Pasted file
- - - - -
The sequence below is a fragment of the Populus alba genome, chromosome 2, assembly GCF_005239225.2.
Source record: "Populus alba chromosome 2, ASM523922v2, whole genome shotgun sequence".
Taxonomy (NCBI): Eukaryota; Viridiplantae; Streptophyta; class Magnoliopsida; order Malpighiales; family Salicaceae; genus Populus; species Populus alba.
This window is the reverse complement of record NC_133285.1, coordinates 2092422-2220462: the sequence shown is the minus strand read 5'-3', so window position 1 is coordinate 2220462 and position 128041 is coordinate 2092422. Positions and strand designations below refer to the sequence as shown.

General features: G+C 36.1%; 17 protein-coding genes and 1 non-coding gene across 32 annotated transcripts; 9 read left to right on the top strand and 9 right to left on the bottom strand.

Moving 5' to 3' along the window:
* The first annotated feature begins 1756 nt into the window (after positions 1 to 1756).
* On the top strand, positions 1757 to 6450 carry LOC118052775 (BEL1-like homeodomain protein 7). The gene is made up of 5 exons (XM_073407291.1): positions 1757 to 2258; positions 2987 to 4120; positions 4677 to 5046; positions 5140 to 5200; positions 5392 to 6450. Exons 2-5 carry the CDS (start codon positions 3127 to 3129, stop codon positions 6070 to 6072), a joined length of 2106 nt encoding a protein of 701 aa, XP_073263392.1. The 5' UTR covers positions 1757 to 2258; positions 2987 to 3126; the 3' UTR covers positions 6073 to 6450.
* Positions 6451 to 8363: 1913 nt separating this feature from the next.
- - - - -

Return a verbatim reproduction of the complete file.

The sequence below is a fragment of the Populus alba genome, chromosome 2, assembly GCF_005239225.2.
Source record: "Populus alba chromosome 2, ASM523922v2, whole genome shotgun sequence".
Taxonomy (NCBI): Eukaryota; Viridiplantae; Streptophyta; class Magnoliopsida; order Malpighiales; family Salicaceae; genus Populus; species Populus alba.
This window is the reverse complement of record NC_133285.1, coordinates 2092422-2220462: the sequence shown is the minus strand read 5'-3', so window position 1 is coordinate 2220462 and position 128041 is coordinate 2092422. Positions and strand designations below refer to the sequence as shown.

General features: G+C 36.1%; 17 protein-coding genes and 1 non-coding gene across 32 annotated transcripts; 9 read left to right on the top strand and 9 right to left on the bottom strand.

Moving 5' to 3' along the window:
* The first annotated feature begins 1756 nt into the window (after positions 1 to 1756).
* On the top strand, positions 1757 to 6450 carry LOC118052775 (BEL1-like homeodomain protein 7). The gene is made up of 5 exons (XM_073407291.1): positions 1757 to 2258; positions 2987 to 4120; positions 4677 to 5046; positions 5140 to 5200; positions 5392 to 6450. Exons 2-5 carry the CDS (start codon positions 3127 to 3129, stop codon positions 6070 to 6072), a joined length of 2106 nt encoding a protein of 701 aa, XP_073263392.1. The 5' UTR covers positions 1757 to 2258; positions 2987 to 3126; the 3' UTR covers positions 6073 to 6450.
* Positions 6451 to 8363: 1913 nt separating this feature from the next.